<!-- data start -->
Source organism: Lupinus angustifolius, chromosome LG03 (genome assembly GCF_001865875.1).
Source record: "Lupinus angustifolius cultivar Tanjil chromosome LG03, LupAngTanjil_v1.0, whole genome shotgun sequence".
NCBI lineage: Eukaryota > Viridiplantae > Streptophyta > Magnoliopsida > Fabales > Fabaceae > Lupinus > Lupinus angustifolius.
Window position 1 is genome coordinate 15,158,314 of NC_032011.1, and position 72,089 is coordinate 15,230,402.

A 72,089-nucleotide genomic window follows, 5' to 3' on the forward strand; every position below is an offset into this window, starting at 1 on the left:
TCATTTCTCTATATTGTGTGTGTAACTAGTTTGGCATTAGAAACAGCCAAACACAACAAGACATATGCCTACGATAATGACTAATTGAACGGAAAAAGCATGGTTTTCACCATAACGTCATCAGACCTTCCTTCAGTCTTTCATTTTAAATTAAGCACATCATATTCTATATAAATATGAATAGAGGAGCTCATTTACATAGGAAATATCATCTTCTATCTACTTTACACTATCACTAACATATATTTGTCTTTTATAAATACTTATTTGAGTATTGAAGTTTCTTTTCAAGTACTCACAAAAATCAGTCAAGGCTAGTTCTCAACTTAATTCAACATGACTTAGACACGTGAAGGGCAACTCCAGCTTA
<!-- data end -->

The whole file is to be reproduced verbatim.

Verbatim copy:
Source organism: Lupinus angustifolius, chromosome LG03 (genome assembly GCF_001865875.1).
Source record: "Lupinus angustifolius cultivar Tanjil chromosome LG03, LupAngTanjil_v1.0, whole genome shotgun sequence".
NCBI lineage: Eukaryota > Viridiplantae > Streptophyta > Magnoliopsida > Fabales > Fabaceae > Lupinus > Lupinus angustifolius.
Window position 1 is genome coordinate 15,158,314 of NC_032011.1, and position 72,089 is coordinate 15,230,402.

A 72,089-nucleotide genomic window follows, 5' to 3' on the forward strand; every position below is an offset into this window, starting at 1 on the left:
TCATTTCTCTATATTGTGTGTGTAACTAGTTTGGCATTAGAAACAGCCAAACACAACAAGACATATGCCTACGATAATGACTAATTGAACGGAAAAAGCATGGTTTTCACCATAACGTCATCAGACCTTCCTTCAGTCTTTCATTTTAAATTAAGCACATCATATTCTATATAAATATGAATAGAGGAGCTCATTTACATAGGAAATATCATCTTCTATCTACTTTACACTATCACTAACATATATTTGTCTTTTATAAATACTTATTTGAGTATTGAAGTTTCTTTTCAAGTACTCACAAAAATCAGTCAAGGCTAGTTCTCAACTTAATTCAACATGACTTAGACACGTGAAGGGCAACTCCAGCTTA